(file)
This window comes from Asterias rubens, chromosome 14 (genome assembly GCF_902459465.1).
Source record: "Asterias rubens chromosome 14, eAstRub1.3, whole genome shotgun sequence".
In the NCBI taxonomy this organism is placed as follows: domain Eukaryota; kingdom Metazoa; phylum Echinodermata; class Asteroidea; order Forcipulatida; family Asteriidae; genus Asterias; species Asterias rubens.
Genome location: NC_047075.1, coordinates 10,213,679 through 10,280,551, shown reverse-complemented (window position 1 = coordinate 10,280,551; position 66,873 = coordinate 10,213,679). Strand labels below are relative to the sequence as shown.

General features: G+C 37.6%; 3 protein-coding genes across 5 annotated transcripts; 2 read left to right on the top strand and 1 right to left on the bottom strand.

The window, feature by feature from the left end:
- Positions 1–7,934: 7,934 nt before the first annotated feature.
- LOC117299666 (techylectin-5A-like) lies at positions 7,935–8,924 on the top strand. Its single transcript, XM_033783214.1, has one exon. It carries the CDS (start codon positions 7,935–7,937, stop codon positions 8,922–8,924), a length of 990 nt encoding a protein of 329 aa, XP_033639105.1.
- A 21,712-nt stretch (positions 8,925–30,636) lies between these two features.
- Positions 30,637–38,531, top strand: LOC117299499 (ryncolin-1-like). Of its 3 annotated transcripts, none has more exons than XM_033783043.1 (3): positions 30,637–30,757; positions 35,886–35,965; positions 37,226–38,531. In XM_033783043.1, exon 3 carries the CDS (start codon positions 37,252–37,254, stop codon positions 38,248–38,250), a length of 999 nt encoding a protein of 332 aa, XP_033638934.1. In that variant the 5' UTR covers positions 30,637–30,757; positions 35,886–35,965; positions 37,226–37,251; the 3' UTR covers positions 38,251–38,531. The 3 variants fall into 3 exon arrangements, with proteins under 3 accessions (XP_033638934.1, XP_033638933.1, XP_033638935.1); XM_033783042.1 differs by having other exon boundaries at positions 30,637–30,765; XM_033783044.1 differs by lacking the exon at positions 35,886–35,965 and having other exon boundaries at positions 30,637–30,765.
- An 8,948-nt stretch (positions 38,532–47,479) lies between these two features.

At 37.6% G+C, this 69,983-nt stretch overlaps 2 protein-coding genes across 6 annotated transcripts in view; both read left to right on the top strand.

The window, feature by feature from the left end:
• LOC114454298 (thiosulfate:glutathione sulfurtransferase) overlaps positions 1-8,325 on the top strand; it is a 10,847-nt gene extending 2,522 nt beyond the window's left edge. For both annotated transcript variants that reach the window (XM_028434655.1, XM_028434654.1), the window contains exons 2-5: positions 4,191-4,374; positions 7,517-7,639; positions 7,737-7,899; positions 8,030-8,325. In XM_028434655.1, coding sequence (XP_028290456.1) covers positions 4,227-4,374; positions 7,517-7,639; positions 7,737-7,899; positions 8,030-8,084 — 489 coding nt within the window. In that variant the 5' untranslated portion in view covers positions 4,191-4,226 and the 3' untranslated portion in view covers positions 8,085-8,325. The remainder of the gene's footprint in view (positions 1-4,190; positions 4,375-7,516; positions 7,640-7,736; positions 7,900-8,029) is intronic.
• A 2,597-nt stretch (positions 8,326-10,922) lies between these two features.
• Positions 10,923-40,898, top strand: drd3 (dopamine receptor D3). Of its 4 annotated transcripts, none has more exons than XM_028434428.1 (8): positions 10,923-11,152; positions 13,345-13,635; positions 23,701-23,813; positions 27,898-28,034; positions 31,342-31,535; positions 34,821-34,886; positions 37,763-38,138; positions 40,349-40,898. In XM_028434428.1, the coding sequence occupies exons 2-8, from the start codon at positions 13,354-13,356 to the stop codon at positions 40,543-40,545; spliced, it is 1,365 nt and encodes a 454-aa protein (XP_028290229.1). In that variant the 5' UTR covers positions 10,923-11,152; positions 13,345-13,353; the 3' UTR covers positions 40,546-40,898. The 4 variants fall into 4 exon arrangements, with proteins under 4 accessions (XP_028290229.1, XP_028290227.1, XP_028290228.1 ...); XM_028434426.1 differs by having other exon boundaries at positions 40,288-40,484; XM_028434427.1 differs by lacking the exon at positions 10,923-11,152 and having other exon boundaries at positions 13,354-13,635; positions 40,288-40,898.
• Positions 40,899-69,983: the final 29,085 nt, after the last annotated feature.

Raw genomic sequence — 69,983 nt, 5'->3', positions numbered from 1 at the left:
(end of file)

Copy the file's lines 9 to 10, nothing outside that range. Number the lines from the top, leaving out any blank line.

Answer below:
- A 21,712-nt stretch (positions 8,925–30,636) lies between these two features.
- Positions 30,637–38,531, top strand: LOC117299499 (ryncolin-1-like). Of its 3 annotated transcripts, none has more exons than XM_033783043.1 (3): positions 30,637–30,757; positions 35,886–35,965; positions 37,226–38,531. In XM_033783043.1, exon 3 carries the CDS (start codon positions 37,252–37,254, stop codon positions 38,248–38,250), a length of 999 nt encoding a protein of 332 aa, XP_033638934.1. In that variant the 5' UTR covers positions 30,637–30,757; positions 35,886–35,965; positions 37,226–37,251; the 3' UTR covers positions 38,251–38,531. The 3 variants fall into 3 exon arrangements, with proteins under 3 accessions (XP_033638934.1, XP_033638933.1, XP_033638935.1); XM_033783042.1 differs by having other exon boundaries at positions 30,637–30,765; XM_033783044.1 differs by lacking the exon at positions 35,886–35,965 and having other exon boundaries at positions 30,637–30,765.